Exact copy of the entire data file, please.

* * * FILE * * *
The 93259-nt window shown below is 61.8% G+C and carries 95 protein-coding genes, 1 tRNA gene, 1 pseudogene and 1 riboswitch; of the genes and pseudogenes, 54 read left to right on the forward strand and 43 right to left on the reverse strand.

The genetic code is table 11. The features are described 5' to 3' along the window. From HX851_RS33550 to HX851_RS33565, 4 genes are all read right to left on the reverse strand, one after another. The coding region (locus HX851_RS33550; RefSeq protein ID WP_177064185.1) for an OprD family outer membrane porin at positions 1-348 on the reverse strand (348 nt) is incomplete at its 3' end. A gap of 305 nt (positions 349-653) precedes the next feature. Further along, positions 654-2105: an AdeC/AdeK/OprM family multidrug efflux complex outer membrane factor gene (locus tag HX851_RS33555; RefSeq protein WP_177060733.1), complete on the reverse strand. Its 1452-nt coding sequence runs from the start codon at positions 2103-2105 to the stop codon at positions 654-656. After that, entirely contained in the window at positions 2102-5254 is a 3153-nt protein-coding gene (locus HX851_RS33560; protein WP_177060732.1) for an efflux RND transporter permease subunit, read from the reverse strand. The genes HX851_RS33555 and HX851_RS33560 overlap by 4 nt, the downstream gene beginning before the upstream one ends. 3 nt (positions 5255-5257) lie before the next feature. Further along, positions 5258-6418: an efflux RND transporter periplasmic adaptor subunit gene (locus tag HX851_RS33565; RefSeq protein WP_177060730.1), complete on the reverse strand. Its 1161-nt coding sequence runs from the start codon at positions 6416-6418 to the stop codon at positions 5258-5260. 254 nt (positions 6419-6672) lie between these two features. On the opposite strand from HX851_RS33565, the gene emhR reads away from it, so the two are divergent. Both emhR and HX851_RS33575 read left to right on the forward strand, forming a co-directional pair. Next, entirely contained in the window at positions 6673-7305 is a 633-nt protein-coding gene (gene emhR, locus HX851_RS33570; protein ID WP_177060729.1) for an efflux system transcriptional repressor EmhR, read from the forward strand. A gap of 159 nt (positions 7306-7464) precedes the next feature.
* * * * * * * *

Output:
The 93259-nt window shown below is 61.8% G+C and carries 95 protein-coding genes, 1 tRNA gene, 1 pseudogene and 1 riboswitch; of the genes and pseudogenes, 54 read left to right on the forward strand and 43 right to left on the reverse strand.

The genetic code is table 11. The features are described 5' to 3' along the window. From HX851_RS33550 to HX851_RS33565, 4 genes are all read right to left on the reverse strand, one after another. The coding region (locus HX851_RS33550; RefSeq protein ID WP_177064185.1) for an OprD family outer membrane porin at positions 1-348 on the reverse strand (348 nt) is incomplete at its 3' end. A gap of 305 nt (positions 349-653) precedes the next feature. Further along, positions 654-2105: an AdeC/AdeK/OprM family multidrug efflux complex outer membrane factor gene (locus tag HX851_RS33555; RefSeq protein WP_177060733.1), complete on the reverse strand. Its 1452-nt coding sequence runs from the start codon at positions 2103-2105 to the stop codon at positions 654-656. After that, entirely contained in the window at positions 2102-5254 is a 3153-nt protein-coding gene (locus HX851_RS33560; protein WP_177060732.1) for an efflux RND transporter permease subunit, read from the reverse strand. The genes HX851_RS33555 and HX851_RS33560 overlap by 4 nt, the downstream gene beginning before the upstream one ends. 3 nt (positions 5255-5257) lie before the next feature. Further along, positions 5258-6418: an efflux RND transporter periplasmic adaptor subunit gene (locus tag HX851_RS33565; RefSeq protein WP_177060730.1), complete on the reverse strand. Its 1161-nt coding sequence runs from the start codon at positions 6416-6418 to the stop codon at positions 5258-5260. 254 nt (positions 6419-6672) lie between these two features. On the opposite strand from HX851_RS33565, the gene emhR reads away from it, so the two are divergent. Both emhR and HX851_RS33575 read left to right on the forward strand, forming a co-directional pair. Next, entirely contained in the window at positions 6673-7305 is a 633-nt protein-coding gene (gene emhR, locus HX851_RS33570; protein ID WP_177060729.1) for an efflux system transcriptional repressor EmhR, read from the forward strand. A gap of 159 nt (positions 7306-7464) precedes the next feature.